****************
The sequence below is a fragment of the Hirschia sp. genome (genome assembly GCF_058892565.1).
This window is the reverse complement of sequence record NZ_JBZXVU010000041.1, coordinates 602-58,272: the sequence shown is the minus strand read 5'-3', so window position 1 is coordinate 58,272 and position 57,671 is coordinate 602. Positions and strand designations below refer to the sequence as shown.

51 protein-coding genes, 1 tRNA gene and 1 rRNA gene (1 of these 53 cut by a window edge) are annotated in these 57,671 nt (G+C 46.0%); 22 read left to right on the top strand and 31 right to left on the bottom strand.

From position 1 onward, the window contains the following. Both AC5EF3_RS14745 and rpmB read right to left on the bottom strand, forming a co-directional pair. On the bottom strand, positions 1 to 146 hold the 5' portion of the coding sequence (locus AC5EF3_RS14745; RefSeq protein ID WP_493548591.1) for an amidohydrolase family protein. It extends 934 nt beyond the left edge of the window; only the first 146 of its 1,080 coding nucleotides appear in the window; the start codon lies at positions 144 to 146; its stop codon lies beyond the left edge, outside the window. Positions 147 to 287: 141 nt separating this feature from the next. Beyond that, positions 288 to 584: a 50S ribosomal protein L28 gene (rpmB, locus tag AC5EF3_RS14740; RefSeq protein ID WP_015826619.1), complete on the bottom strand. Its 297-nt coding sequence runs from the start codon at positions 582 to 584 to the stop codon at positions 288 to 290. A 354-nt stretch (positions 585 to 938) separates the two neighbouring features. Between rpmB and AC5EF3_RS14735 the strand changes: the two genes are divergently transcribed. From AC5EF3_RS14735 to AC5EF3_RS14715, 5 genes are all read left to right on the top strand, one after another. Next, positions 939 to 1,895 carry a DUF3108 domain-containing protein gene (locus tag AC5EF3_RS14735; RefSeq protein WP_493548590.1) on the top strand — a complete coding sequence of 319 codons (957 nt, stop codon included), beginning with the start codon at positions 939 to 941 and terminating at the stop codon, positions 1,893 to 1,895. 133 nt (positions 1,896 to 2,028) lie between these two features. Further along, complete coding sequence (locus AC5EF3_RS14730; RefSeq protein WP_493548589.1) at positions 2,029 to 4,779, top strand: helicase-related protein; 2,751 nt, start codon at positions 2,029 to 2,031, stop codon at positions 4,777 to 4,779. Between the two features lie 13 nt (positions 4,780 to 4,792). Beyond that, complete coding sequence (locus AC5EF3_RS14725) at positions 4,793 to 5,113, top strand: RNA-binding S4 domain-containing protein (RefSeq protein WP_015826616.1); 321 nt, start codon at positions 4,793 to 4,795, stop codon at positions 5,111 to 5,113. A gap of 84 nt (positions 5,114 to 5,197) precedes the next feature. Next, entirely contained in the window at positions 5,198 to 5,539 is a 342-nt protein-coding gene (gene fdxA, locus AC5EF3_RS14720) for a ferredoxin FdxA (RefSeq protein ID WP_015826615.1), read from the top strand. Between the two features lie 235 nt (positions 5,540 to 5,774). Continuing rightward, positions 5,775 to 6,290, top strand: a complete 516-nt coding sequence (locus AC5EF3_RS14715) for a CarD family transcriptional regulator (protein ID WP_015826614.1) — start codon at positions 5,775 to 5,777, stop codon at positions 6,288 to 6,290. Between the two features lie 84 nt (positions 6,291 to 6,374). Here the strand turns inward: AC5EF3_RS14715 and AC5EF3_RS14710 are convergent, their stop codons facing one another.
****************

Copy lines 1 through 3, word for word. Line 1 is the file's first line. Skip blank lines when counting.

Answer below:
The sequence below is a fragment of the Hirschia sp. genome (genome assembly GCF_058892565.1).
This window is the reverse complement of sequence record NZ_JBZXVU010000041.1, coordinates 602-58,272: the sequence shown is the minus strand read 5'-3', so window position 1 is coordinate 58,272 and position 57,671 is coordinate 602. Positions and strand designations below refer to the sequence as shown.

51 protein-coding genes, 1 tRNA gene and 1 rRNA gene (1 of these 53 cut by a window edge) are annotated in these 57,671 nt (G+C 46.0%); 22 read left to right on the top strand and 31 right to left on the bottom strand.